Genome
Mutation

Keywords

  • endometrial carcinoma
  • histotype
  • mismatch repair
  • p53
  • polymerase-ɛ (POLE)
  • prognostic
  • risk-stratification system
  • The Cancer Genome Atlas (TCGA)

ASJC Scopus subject areas

  • Oncology
  • Cancer Research

Cite this

Talhouk, A., McConechy, M. K., Leung, S., Yang, W., Lum, A., Senz, J., ... McAlpine, J. N. (2017). Confirmation of ProMisE: A simple, genomics-based clinical classifier for endometrial cancer. Cancer, 123(5), 802-813. https://doi.org/10.1002/cncr.30496

Confirmation of ProMisE : A simple, genomics-based clinical classifier for endometrial cancer. / Talhouk, Aline; McConechy, Melissa K.; Leung, Samuel; Yang, Winnie; Lum, Amy; Senz, Janine; Boyd, Niki; Pike, Judith; Anglesio, Michael; Kwon, Janice S.; Karnezis, Anthony; Huntsman, David G.; Gilks, C. Blake; McAlpine, Jessica N.

In: Cancer, Vol. 123, No. 5, 01.03.2017, p. 802-813.

Research output: Contribution to journalArticle

Talhouk, A, McConechy, MK, Leung, S, Yang, W, Lum, A, Senz, J, Boyd, N, Pike, J, Anglesio, M, Kwon, JS, Karnezis, A, Huntsman, DG, Gilks, CB & McAlpine, JN 2017, 'Confirmation of ProMisE: A simple, genomics-based clinical classifier for endometrial cancer', Cancer, vol. 123, no. 5, pp. 802-813. https://doi.org/10.1002/cncr.30496
Talhouk A, McConechy MK, Leung S, Yang W, Lum A, Senz J et al. Confirmation of ProMisE: A simple, genomics-based clinical classifier for endometrial cancer. Cancer. 2017 Mar 1;123(5):802-813. https://doi.org/10.1002/cncr.30496
Talhouk, Aline ; McConechy, Melissa K. ; Leung, Samuel ; Yang, Winnie ; Lum, Amy ; Senz, Janine ; Boyd, Niki ; Pike, Judith ; Anglesio, Michael ; Kwon, Janice S. ; Karnezis, Anthony ; Huntsman, David G. ; Gilks, C. Blake ; McAlpine, Jessica N. / Confirmation of ProMisE : A simple, genomics-based clinical classifier for endometrial cancer. In: Cancer. 2017 ; Vol. 123, No. 5. pp. 802-813.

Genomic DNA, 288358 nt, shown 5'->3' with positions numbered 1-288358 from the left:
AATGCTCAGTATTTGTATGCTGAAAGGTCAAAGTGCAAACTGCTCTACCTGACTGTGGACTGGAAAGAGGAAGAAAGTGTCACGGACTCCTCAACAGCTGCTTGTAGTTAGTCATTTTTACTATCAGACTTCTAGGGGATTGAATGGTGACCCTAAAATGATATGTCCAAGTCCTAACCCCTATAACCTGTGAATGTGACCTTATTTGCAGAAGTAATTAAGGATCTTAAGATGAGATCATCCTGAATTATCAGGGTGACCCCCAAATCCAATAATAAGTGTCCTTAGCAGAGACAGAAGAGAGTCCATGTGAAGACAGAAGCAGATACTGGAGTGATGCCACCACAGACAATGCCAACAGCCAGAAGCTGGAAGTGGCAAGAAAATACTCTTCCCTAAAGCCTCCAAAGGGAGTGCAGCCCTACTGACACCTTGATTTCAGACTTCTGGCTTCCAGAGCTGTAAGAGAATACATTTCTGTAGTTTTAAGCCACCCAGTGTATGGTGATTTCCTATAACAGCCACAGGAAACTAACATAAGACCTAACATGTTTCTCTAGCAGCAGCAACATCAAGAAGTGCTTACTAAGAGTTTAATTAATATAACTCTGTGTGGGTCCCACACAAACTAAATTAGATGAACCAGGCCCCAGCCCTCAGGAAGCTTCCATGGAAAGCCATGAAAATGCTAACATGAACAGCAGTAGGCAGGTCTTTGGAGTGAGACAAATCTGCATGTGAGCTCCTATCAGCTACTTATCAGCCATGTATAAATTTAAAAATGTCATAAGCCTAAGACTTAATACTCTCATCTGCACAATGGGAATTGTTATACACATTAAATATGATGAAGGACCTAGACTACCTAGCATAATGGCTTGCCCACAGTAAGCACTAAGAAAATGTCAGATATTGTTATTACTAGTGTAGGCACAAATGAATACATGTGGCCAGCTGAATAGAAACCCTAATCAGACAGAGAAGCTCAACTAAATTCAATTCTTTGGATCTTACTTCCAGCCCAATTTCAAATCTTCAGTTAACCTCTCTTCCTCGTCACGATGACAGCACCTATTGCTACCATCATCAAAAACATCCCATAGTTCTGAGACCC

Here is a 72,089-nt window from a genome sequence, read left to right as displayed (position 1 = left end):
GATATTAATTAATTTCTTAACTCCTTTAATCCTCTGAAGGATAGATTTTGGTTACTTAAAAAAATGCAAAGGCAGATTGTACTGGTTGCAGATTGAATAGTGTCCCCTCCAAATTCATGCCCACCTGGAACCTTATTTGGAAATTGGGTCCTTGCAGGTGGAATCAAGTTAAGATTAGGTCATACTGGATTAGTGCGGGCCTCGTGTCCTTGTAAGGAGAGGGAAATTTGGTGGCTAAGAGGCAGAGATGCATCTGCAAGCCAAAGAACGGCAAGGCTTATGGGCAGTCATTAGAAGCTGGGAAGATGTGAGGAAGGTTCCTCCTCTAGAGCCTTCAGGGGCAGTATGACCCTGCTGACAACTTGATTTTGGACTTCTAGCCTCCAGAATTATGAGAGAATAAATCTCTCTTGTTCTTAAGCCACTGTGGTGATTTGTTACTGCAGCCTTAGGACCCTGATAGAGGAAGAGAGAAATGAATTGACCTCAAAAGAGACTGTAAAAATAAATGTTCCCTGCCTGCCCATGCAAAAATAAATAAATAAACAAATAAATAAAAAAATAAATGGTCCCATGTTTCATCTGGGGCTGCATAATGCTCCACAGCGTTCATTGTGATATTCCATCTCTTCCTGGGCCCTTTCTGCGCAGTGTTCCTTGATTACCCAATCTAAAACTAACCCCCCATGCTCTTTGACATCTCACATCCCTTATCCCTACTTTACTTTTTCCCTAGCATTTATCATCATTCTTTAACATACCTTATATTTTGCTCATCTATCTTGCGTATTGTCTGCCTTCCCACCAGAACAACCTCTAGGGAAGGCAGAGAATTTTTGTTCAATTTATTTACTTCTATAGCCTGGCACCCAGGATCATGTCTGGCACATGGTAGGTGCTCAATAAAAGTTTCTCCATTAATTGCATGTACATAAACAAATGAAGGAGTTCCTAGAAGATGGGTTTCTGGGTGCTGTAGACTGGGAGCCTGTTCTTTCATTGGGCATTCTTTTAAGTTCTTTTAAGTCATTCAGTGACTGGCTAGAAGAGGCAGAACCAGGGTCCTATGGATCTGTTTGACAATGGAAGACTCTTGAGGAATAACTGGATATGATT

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abstract = "BACKGROUND: Classification of endometrial carcinomas (ECs) by morphologic features is irreproducible and imperfectly reflects tumor biology. The authors developed the Proactive Molecular Risk Classifier for Endometrial Cancer (ProMisE), a molecular classification system based on The Cancer Genome Atlas genomic subgroups, and sought to confirm both feasibility and prognostic ability in a new, large cohort of ECs. METHODS: Immunohistochemistry (IHC) for the presence or absence of mismatch repair (MMR) proteins (to identify MMR deficiency [MMR-D]), sequencing for polymerase-ɛ (POLE) exonuclease domain mutations (POLE EDMs), and IHC for tumor protein 53 (p53) (wild type vs null/missense mutations; p53 wt and p53 abn, respectively) were performed on 319 new EC samples. Subgroups were characterized and assessed relative to outcomes. The prognostic ability of ProMisE was compared with that of current risk-stratification systems (European Society of Medical Oncology [ESMO]). RESULTS: ProMisE decision-tree classification achieved categorization of all cases and identified 4 prognostic subgroups with distinct overall, disease-specific, and progression-free survival (P <.001). Tumors with POLE EDMs had the most favorable prognosis, and those with p53 abn the worst prognosis, and separation of the 2 middle survival curves (p53 wt and MMR-D) was observed. There were no significant differences in survival between the ESMO low-risk and intermediate-risk groups. ProMisE improved the ability to discriminate outcomes compared with ESMO risk stratification. There was substantial overlap (89{\%}) between the p53 abn and high-risk ESMO subgroups; but, otherwise, there were no predictable associations between molecular and ESMO risk groups. CONCLUSIONS: Molecular classification of ECs can be achieved using clinically applicable methods and provides independent prognostic information beyond established clinicopathologic risk factors available at diagnosis. Consistent, biologically relevant categorization enables stratification for clinical trials and/or targeted therapy, identification of women who are at increased risk of having Lynch syndrome, and may guide clinical management. Cancer 2017;123:802–13.",